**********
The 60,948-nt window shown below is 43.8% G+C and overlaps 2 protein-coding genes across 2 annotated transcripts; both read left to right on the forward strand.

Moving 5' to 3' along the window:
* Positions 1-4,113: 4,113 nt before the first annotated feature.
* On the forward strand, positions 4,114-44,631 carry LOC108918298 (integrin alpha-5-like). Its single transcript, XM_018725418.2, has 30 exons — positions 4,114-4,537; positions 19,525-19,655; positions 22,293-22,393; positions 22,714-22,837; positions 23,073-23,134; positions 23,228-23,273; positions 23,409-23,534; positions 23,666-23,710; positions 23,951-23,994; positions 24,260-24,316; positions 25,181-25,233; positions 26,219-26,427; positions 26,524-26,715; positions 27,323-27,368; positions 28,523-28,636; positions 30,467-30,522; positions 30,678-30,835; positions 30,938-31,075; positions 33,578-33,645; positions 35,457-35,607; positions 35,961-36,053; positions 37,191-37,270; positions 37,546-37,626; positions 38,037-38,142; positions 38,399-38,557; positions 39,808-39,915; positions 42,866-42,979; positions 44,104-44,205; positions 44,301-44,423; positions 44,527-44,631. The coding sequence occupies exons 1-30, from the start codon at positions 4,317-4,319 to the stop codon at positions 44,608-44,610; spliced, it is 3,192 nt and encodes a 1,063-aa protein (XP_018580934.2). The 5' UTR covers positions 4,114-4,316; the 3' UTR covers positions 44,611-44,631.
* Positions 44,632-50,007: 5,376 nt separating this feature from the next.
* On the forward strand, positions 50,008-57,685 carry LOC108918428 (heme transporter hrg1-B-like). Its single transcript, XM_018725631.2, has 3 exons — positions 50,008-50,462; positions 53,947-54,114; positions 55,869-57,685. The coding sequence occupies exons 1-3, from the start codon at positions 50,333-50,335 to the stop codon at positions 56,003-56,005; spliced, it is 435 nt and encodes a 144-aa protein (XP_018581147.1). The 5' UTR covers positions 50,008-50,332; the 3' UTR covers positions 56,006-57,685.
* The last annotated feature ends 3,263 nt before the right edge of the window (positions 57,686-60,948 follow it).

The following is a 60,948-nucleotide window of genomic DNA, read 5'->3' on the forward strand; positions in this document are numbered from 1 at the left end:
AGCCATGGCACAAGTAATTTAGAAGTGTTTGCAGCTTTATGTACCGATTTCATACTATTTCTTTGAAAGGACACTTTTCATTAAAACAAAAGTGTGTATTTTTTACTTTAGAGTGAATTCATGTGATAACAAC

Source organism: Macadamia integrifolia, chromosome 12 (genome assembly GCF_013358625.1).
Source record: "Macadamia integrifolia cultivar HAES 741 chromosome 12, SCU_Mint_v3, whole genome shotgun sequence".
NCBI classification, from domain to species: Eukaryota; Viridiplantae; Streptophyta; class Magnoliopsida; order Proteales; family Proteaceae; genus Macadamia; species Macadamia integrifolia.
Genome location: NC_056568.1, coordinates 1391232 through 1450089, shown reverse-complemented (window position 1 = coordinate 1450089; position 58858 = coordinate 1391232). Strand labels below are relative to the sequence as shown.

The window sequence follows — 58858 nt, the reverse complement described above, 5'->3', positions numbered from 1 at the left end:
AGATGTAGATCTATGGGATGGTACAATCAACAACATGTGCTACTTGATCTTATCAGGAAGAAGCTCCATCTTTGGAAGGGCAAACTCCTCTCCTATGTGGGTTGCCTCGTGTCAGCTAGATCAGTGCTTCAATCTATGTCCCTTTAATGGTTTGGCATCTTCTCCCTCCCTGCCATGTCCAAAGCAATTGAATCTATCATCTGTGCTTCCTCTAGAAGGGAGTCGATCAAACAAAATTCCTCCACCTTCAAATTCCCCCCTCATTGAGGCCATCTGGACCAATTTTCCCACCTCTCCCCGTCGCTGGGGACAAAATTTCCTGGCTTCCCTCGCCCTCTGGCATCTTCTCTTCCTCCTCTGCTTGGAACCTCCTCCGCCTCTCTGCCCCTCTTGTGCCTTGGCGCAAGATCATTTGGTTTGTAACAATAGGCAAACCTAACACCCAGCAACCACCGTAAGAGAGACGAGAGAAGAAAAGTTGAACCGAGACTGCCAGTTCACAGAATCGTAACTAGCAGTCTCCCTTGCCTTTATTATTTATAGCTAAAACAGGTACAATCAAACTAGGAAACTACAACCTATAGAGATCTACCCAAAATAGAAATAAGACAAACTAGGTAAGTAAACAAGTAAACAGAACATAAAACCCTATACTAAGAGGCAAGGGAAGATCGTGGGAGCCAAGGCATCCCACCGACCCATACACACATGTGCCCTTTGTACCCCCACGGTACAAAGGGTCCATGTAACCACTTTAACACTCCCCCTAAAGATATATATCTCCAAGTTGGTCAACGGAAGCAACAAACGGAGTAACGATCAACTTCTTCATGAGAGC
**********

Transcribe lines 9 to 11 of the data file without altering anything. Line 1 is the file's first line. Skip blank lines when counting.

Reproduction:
AGCCATGGCACAAGTAATTTAGAAGTGTTTGCAGCTTTATGTACCGATTTCATACTATTTCTTTGAAAGGACACTTTTCATTAAAACAAAAGTGTGTATTTTTTACTTTAGAGTGAATTCATGTGATAACAAC

Source organism: Macadamia integrifolia, chromosome 12 (genome assembly GCF_013358625.1).
Source record: "Macadamia integrifolia cultivar HAES 741 chromosome 12, SCU_Mint_v3, whole genome shotgun sequence".